- As the cold nights turn warm, watch for caterpillars and aphids. Take care of them early.
On the other hand, the SF Chronicle also has a list of gardening tasks for May, and they tell you to:
– Continue to pursue slugs and snails.
That’s not as much fun.
We get to enjoy these rare caudiciforms blooming regularly, spring and fall, since they’re too expensive for anyone to actually purchase them at the store.
They’re mine! All mine!
I hope nobody got a picture of me taking this picture, because it wasn’t easy to get the bloom shot against the sky backdrop. I might have looked a bit “awkward”.
Oxalis vulcanicola “Coppertones” is faster growing and much darker colored than the species, which we also grow. In fact this is a very easy cultivar to grow and propagate and get to bloom and get to survive through the winter and come out in spring with so many bright yellow flowers that your eyes will hurt just even talking about it.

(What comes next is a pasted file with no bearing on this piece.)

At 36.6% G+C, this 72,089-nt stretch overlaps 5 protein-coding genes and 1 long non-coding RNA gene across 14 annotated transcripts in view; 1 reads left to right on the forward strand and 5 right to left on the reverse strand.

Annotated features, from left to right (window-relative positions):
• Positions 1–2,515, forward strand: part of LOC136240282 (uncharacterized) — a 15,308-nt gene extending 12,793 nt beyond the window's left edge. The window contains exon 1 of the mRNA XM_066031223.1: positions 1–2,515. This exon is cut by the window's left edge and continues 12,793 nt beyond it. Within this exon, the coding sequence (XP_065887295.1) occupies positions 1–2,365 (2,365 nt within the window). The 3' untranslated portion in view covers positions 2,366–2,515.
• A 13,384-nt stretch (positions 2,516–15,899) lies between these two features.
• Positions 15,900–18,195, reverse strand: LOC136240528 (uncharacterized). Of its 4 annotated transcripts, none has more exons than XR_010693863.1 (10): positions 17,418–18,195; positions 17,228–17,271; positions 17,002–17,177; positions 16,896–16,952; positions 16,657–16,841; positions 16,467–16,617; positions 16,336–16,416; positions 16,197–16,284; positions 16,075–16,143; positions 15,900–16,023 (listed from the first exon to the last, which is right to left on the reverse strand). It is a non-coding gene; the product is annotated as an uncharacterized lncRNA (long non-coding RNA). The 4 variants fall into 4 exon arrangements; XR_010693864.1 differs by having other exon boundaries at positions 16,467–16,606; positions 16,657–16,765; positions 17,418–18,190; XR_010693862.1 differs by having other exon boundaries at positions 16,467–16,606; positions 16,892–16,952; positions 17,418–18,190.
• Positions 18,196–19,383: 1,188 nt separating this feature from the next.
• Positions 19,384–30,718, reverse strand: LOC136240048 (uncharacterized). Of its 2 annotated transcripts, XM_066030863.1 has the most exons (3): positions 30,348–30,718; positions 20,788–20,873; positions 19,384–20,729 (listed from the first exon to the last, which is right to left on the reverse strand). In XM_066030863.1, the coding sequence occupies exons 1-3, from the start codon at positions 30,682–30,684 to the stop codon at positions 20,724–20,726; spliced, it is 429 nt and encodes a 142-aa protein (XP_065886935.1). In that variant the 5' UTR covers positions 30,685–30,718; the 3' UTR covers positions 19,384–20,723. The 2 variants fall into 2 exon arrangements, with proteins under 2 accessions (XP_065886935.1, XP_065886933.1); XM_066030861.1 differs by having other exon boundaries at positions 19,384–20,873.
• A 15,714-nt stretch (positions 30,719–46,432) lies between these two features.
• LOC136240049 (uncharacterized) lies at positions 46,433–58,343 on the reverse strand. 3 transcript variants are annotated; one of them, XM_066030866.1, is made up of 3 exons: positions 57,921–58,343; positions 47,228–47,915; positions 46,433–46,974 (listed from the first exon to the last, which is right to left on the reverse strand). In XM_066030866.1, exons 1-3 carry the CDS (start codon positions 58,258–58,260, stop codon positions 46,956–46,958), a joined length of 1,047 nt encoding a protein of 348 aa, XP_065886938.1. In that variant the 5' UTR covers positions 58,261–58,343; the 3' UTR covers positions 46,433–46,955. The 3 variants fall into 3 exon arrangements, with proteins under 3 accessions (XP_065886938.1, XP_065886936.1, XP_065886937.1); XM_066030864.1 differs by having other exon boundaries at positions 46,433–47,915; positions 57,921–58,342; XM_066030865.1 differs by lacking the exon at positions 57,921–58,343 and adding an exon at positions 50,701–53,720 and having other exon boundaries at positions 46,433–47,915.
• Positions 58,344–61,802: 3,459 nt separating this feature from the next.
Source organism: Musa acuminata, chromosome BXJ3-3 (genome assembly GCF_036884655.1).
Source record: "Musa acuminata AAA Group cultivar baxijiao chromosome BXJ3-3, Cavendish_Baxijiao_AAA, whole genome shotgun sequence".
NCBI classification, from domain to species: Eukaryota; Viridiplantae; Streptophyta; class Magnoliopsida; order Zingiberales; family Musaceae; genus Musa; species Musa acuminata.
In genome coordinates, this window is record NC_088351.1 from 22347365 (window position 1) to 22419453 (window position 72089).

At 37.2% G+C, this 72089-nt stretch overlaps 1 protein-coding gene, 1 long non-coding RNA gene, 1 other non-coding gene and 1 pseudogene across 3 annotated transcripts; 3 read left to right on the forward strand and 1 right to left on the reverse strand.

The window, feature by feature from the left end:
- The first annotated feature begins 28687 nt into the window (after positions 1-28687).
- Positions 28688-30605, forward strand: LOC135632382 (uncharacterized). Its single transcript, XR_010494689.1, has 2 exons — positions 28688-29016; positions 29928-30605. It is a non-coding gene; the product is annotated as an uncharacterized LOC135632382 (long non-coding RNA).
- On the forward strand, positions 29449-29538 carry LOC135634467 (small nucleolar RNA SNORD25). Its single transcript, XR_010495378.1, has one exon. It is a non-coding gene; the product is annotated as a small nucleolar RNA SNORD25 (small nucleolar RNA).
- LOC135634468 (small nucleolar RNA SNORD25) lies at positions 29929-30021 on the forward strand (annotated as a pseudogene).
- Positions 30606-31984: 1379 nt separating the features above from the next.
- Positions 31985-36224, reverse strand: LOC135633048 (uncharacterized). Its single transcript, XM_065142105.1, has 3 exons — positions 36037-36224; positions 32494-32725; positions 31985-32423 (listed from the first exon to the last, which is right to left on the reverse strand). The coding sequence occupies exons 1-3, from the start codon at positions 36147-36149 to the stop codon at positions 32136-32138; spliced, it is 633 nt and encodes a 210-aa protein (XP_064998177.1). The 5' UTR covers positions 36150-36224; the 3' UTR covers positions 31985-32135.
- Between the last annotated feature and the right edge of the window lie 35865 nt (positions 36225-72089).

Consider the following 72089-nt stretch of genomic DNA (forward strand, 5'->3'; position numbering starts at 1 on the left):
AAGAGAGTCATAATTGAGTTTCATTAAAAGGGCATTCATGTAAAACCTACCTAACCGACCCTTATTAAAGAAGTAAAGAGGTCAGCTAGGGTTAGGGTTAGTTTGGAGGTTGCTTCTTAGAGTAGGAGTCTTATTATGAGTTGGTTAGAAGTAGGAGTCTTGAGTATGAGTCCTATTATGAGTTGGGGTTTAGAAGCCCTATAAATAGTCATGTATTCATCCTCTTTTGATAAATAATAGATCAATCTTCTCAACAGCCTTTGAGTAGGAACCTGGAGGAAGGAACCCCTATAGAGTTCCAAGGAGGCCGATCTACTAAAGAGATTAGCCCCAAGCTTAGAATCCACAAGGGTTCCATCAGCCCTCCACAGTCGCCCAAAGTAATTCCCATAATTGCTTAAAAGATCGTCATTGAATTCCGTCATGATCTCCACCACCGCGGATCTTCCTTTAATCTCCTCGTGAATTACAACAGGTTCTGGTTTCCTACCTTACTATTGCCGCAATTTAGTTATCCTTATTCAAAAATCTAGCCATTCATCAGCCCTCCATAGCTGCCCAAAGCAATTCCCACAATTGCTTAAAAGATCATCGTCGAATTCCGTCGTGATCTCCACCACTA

Hardy to around 25F, it is semi-deciduous, shrinking in size in the winter. It is also a nice hanging basket plant and really our best selling basket plant. In shade it goes a lot more green than this, but it gets very full and bushy. In full sun the stems are more sparse but this rich dark color is an eye popping extravaganza. A veritable festival.
These are small flowers for this cactus.
The buds are bright pink, as you can see behind the bloom, and last for months before finally opening. This is the first one I’ve managed to capture on film, so to speak.
They are generally solitary and usually flattened, except as they age eventually they start to grow vertical. Not too vertical, mind you, but they might even get up to 10″ tall! As compared to 8″ across, and you can see how they might be mistaken for a column cactus.
I’m going to guess from the name that it’s from Peru. In fact, I refuse to look it up to check. It might not be from Peru, and someone may have mistakenly misnamed it, but whatevah. My confidence in it’s origin outweighs my curiosity in looking it up (also known as my laziness).